Compensatory gomerular filtration rate (GFR) increase after kidney donation results in a GFR above 50% of the predonation value. The renal functional reserve (RFR) assessed by the renal response to dopamine infusion (RFRdopa) is considered to reflect functional reserve capacity and is thought to be a tool for living donor screening. However, it is unknown if the RFRdopa predicts long-term kidney function. Between 1984 and 2017, we prospectively measured GFR (125I-iothalamate) and RFR by dopamine infusion in 937 living kidney donors. We performed linear regression analysis of predonation RFRdopa and postdonation GFR. In donors with 5-yr follow-up after donation we assessed the association with long-term GFR. Mean donor age was 52 yr (SD 11); 52% were female. Mean predonation GFR was 114 ml/min (SD 22), GFRdopa was 124 ml/min (SD 24), resulting in an RFR of 9 ml/min (SD 10). Three months postdonation, GFR was 72 ml/min (SD 15) and GFRdopa was 75 ml/min (SD 15), indicating that donors still had RFRdopa [3 ml/min (SD 6), P < 0.001]. Predonation RFRdopa was not associated with predonation GFR [standardized (st.) β -0.009, P = 0.77] but was positively associated with GFR 3 mo after donation (st. β 0.12, P < 0.001). In the subgroup of donors with 5-yr follow-up data ( n = 383), RFRdopa was not associated with GFR at 5 yr postdonation (st. β 0.05, P = 0.35). In conclusion, RFRdopa is a predictor of short-term GFR after living kidney donation but not of long-term kidney function. Therefore, measurement of the RFRdopa is not a useful tool for donor screening. Studies investigating long-term renal adaptation are warranted to study the effects of living kidney donation and improve donor screening.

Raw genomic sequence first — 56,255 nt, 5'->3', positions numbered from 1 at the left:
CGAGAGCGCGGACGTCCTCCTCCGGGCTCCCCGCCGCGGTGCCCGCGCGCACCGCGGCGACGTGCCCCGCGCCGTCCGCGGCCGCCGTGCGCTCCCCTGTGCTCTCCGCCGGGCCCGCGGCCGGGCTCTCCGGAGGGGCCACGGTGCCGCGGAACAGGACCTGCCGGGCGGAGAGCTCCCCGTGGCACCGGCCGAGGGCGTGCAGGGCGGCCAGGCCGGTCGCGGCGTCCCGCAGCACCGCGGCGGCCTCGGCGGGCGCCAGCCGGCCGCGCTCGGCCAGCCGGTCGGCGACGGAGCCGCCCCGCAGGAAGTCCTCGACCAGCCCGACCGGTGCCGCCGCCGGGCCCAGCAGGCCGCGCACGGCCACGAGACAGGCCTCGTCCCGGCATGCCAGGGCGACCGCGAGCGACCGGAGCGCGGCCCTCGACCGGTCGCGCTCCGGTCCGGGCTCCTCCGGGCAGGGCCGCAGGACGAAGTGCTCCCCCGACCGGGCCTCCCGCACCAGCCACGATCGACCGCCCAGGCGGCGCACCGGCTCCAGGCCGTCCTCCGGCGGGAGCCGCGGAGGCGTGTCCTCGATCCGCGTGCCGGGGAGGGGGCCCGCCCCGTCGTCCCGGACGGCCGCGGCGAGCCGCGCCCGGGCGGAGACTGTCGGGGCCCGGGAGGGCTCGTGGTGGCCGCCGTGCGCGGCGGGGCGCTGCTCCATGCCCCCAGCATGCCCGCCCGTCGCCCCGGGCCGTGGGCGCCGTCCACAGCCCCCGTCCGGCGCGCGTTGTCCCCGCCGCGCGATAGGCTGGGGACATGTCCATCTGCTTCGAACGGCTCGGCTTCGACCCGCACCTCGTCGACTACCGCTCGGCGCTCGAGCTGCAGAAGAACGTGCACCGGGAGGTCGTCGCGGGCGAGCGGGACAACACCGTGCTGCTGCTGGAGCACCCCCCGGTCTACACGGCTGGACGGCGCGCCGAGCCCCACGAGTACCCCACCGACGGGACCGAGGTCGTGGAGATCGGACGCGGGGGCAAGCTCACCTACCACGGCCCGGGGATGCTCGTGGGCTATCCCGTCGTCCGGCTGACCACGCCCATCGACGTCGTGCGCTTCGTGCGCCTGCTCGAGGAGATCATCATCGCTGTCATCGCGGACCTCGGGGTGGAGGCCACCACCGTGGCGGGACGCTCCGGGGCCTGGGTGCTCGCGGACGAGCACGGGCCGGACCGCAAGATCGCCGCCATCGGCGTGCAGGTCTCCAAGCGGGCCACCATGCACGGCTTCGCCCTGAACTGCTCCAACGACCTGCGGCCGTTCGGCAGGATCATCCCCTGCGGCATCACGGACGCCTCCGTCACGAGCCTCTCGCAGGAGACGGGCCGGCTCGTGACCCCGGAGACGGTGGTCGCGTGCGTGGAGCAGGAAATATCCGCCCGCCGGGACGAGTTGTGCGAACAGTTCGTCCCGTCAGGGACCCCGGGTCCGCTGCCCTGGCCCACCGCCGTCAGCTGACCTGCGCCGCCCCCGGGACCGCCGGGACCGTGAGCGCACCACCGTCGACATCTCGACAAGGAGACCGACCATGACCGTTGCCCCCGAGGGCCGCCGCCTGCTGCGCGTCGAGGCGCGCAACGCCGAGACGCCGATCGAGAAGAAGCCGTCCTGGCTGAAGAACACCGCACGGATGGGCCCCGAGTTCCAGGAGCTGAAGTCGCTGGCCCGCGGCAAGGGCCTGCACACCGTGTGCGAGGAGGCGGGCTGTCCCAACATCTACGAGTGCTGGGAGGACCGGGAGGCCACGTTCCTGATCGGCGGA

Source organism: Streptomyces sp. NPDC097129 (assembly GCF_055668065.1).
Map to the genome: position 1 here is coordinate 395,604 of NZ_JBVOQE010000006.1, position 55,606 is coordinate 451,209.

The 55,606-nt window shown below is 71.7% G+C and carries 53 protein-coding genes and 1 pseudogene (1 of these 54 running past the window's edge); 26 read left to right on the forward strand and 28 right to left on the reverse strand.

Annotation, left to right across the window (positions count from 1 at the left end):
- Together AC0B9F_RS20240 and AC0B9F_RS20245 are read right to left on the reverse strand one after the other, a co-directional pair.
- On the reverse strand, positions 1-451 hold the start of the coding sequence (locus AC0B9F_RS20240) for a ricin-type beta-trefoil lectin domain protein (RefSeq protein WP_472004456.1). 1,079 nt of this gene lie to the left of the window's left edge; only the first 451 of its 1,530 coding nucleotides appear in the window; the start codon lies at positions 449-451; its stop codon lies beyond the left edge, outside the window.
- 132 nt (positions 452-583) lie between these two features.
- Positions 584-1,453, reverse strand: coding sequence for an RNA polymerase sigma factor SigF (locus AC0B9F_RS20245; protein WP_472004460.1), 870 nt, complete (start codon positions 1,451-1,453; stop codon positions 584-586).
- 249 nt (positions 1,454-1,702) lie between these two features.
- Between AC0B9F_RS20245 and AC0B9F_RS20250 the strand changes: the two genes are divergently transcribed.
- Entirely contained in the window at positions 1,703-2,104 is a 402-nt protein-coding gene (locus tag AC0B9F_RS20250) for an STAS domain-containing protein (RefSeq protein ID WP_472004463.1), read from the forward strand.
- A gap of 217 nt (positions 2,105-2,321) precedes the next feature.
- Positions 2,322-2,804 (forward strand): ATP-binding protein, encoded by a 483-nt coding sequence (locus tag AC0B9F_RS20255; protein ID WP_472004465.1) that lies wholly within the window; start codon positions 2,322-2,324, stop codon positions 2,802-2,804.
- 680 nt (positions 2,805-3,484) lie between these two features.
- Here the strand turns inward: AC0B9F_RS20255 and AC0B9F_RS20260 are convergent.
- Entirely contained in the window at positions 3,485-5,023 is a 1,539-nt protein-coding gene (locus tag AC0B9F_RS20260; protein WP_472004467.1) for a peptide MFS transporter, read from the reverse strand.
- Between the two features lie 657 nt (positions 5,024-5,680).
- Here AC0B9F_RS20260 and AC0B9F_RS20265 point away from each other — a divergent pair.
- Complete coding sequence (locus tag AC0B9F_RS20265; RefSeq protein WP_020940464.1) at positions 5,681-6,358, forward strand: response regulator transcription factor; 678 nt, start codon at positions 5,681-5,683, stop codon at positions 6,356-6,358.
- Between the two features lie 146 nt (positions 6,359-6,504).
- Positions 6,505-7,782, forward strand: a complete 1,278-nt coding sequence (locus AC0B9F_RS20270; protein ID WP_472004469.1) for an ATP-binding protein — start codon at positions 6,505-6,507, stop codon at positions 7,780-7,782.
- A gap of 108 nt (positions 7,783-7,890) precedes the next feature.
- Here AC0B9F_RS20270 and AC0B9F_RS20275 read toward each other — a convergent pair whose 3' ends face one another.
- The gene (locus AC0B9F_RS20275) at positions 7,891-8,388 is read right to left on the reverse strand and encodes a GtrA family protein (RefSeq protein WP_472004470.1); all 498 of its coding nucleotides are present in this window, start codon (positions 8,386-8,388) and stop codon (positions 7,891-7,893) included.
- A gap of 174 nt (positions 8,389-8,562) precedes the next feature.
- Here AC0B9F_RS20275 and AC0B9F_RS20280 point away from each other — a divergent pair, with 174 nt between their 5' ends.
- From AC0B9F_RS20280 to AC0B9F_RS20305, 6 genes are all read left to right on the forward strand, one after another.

Keywords: dopamine; glomerular filtration rate; living kidney donation; renal functional reserve; renal hemodynamics; reserve capacity.